Pennsylvania Hospital rolled out the red carpet in September, decorated Elm Garden and the Pine Building grounds with golden star balloons and a mini-Hollywood Sign, and filled baskets with VIP passes for their superstar guests. These preparations weren’t for a themed awards ceremony or a fancy fundraiser, but for a special reunion for some very special individuals — the former patients of the Intensive Care Nursery (ICN).
More than 5,000 babies are delivered at PAH annually, but some require extra time at the hospital before they can go home. Some are born premature and need support to grow and develop, while others are acutely ill and need advanced neonatal care. But whether the infants stay in the ICN for a few hours or a few months, the journey can be overwhelming for their anxious parents. That’s where the ICN’s nurses, physicians, neonatologists, respiratory therapists, and other staff come in.
“We have the opportunity to connect with people when they need support most. It’s so important that moms and dads know they can trust us and that they don’t need to worry when they go home,” said Stephanie Hollister, BSN, RN, assistant nurse manager. “We’re really blessed to be able to build such strong, positive relationships with these children and families, and I think that’s unique about our care environment.” And those relationships don’t end after discharge.
Every two years, the ICN team joins forces with the Penn Medicine development staff, ICN Family Advisory Council volunteers, the grounds keeping team, and other staff to put on this much-beloved event. This year marked the 5th biannual reunion, and more than 800 guests turned out to celebrate — the biggest group yet! The team raised money to organize the event by holding bake sales and water ice throughout the year, and an additional $6,000 was raised through the raffle baskets available at the reunion. In addition to the annual group photo, this year’s fun-filled festivities included a slime table, crafts, face painting, a balloon artist, a magician, a reading area, lawn games, an ice cream truck, and much more.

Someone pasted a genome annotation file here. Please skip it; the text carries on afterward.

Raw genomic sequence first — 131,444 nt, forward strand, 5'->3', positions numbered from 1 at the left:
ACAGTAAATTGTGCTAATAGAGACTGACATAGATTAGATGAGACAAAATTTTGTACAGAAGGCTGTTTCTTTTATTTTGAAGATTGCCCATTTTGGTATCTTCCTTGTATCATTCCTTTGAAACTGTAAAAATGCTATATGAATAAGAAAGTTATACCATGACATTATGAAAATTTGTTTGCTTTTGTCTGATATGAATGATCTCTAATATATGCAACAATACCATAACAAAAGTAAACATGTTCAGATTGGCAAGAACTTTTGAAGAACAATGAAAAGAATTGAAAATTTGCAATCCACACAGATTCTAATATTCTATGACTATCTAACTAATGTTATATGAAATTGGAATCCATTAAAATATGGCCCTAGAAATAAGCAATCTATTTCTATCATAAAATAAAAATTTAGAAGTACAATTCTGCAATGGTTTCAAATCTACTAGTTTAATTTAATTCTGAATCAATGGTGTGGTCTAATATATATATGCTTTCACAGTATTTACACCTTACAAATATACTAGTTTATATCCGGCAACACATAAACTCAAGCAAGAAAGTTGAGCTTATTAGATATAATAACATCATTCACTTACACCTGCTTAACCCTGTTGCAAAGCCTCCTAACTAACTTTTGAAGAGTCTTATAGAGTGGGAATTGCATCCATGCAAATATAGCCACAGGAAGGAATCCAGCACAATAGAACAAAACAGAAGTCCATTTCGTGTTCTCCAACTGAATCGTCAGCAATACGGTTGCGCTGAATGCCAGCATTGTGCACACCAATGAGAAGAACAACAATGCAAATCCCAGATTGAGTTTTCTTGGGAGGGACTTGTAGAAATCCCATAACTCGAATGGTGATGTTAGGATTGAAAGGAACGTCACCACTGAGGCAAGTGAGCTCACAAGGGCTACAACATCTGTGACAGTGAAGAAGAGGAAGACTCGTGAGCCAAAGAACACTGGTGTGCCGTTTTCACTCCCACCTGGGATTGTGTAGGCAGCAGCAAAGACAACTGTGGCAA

ICN nurse and planning committee co-chair AnneMarie Deeley, BSN, RN, RNC-NIC, loves being part of the planning process each year, and especially enjoyed watching “our glammed-up nurses ‘interview’ families as they walked the red carpet.”
Michelle Sohlich-Miller, BSN, RNC-NIC, also an ICN nurse and committee co-chair, explained that they created big letter blocks that the kids could stack and knock over, but the blocks became a popular photo-op location.With the hospital steps in the background and the families smiling on the blocks, every photo was like a visual representation of the closure this reunion can bring. “Seeing everyone wait in line excitedly to take that picture made me very proud of all the hard work we all did,” she said. “And to see how much the babies have grown is always so fulfilling!”
The reunion not only gave families the chance to renew their bonds with the unit staff, but it also presented them with an opportunity to meet other parents who have been in their shoes. One mother stopped by even though her now-18-year old son had to work. She shared his most recent milestone — high school graduation — with the care team members she still remembered by name and offered hope for the future with families at an earlier stage of their journey. The Laury triplets, now seven months old, also made an appearance with their parents.
And the event is a meaningful experience for staff, too. “To see a child born so very sick and requiring significant care and follow up at discharge just a few years ago now walking around and thriving is so rewarding,”said Elizabeth Quigley, MSN, RNC, NEA-BC, nurse manager. “Seeing kids who have already been through so much growing up strong, happy, and healthy — it’s so uplifting and connects us to the value of the work that we’re doing.”